Tampa Bay Lightning's Marty St. Louis says he would want in on any players-owners meeting
The suggestion by the NHL that players and owners get together for a meeting without league or Players' Association negotiators has been lampooned by many as a publicity stunt. But the union brass and its locked-out players apparently will discuss whether it is a good idea, and Tampa Bay Lightning star Marty St. Louis said he would want to be part of any face-to-face with owners.
"I would," St. Louis said after Friday's skate with teammates at the Ice Sports Forum in Brandon. "But you would have to be cautious, too. These guys (the owners) are successful because they're doing deals their whole life. We're hockey players, so we have to be careful."
Even so, before committing, St. Louis would want to see what owners take part. If it's just the hard-liners, he said, it might not be worth the effort as players have offered to give up hundreds of millions of dollars of revenue in a new five-year collective bargaining agreement only to be rebuffed by owners who have balked at honoring all current contracts and seem committed to changing player contract rules.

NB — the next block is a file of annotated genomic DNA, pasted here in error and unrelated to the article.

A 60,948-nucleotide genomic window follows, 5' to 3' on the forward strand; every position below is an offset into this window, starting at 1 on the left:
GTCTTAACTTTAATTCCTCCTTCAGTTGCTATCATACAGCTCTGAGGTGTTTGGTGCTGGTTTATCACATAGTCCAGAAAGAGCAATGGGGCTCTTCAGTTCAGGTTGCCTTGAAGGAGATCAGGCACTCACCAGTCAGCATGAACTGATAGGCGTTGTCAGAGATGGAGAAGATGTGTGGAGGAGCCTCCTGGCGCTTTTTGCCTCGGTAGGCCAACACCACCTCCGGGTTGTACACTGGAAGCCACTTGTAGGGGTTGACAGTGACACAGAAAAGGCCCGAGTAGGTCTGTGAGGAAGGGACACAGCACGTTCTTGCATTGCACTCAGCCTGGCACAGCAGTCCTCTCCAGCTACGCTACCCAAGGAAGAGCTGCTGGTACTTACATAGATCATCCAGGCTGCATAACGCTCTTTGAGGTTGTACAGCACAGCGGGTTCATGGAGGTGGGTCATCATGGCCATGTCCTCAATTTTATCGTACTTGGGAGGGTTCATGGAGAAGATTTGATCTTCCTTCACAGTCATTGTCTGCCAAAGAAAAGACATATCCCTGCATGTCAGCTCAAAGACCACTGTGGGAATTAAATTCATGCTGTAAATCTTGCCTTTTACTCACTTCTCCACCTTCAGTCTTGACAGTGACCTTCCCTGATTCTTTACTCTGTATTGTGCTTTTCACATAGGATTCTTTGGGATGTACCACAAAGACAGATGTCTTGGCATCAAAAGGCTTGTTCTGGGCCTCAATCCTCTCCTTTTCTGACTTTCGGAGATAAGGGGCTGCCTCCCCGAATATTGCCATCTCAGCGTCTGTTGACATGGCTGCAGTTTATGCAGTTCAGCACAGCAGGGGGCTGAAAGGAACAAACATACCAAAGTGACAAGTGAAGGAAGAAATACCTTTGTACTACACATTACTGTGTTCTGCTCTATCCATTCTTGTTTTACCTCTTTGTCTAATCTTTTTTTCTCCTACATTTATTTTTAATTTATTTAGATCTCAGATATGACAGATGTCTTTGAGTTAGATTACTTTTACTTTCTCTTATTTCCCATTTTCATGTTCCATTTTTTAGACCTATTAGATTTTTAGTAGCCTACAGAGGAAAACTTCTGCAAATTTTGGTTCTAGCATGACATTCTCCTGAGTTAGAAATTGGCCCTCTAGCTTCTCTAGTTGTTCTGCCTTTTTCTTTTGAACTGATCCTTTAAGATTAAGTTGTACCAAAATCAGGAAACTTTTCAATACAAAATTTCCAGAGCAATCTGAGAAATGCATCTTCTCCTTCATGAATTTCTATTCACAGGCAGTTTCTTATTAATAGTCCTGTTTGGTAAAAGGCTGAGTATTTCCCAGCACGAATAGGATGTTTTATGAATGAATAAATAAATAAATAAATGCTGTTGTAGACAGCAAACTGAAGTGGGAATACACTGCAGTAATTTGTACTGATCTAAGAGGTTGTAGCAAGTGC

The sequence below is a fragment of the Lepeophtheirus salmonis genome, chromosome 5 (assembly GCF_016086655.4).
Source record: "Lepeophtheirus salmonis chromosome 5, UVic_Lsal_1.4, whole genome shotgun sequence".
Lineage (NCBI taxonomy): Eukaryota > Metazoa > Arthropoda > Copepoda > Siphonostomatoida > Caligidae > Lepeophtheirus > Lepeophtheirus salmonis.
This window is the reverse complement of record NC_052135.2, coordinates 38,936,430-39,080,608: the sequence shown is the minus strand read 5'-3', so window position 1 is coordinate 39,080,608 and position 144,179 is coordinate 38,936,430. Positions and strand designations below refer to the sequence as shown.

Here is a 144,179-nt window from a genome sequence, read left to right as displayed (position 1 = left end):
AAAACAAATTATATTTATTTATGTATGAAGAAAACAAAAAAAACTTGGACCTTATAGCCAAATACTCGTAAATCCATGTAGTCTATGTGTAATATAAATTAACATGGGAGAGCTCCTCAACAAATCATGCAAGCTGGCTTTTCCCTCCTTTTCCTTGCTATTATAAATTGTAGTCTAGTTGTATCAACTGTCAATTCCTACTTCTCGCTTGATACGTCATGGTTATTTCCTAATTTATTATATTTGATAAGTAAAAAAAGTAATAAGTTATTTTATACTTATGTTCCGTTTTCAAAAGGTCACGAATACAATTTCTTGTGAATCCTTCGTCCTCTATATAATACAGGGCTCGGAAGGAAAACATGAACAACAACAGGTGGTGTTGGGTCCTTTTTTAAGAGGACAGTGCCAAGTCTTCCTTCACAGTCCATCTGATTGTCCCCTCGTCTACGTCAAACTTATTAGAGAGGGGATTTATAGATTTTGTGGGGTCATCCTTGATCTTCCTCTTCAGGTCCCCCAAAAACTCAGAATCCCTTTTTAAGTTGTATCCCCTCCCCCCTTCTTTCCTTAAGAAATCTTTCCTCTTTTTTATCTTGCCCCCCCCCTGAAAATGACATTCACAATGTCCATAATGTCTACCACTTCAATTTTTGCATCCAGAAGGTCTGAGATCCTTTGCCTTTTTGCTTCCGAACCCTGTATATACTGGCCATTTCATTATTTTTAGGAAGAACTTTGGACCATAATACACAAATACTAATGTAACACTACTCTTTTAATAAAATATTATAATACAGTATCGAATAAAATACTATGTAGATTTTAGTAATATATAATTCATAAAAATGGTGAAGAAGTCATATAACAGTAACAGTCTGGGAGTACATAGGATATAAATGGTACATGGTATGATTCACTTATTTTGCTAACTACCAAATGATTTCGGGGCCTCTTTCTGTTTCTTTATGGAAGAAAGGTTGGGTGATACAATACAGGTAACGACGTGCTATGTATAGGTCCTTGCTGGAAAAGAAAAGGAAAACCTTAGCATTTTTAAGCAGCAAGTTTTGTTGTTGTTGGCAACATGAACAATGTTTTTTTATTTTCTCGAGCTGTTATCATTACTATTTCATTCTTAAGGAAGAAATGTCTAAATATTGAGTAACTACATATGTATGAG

"Gary can be out of the room," St. Louis said of NHL commissioner Gary Bettman, "but the owners who have been in there are hard-liners. We tried to get some traction going, especially in our last proposition and the only thing they say is, 'That's great, thanks, keep coming.' "
"But it's something to think about," St. Louis added of a meeting between players and owners. "I'm sure we'll discuss the ins and outs of it."
Left wing Ryan Malone picked up on St. Louis' notion of having different owners in the room such as Tampa Bay's Jeff Vinik, who is believed to be more moderate and wants a season played.
"Then I think we finally know exactly what all the owners want," Malone said. "That's the biggest thing. They keep having the same owners in there and it's the same song and dance. Jeff Vinik has done such a great job here in Tampa, I would love to hear what he has to say. You don't buy a professional sports team as a business opportunity or an investment, it's because you enjoy the game, so from that standpoint you'd love to hear what the other owners have to say."
Malone said he would also like to see the players accompanied by a legal counsel.
"You would want somebody in there because you want to make sure they're telling the facts and it's justified what they're saying," he said. "But there's no harm in it. If it's a better route to take then let's do it."
Even so, defenseman Eric Brewer said of the owners, "I don't think anybody really knows what they're thinking. Clearly we don't. I'm just as confused about the whole thing as anybody else. To pretend like players are going to go in there and negotiate with those guys and make sure it's done prudently is wrong. But maybe some guys can throw some feelings out there. Maybe that will help. Maybe they would do the same."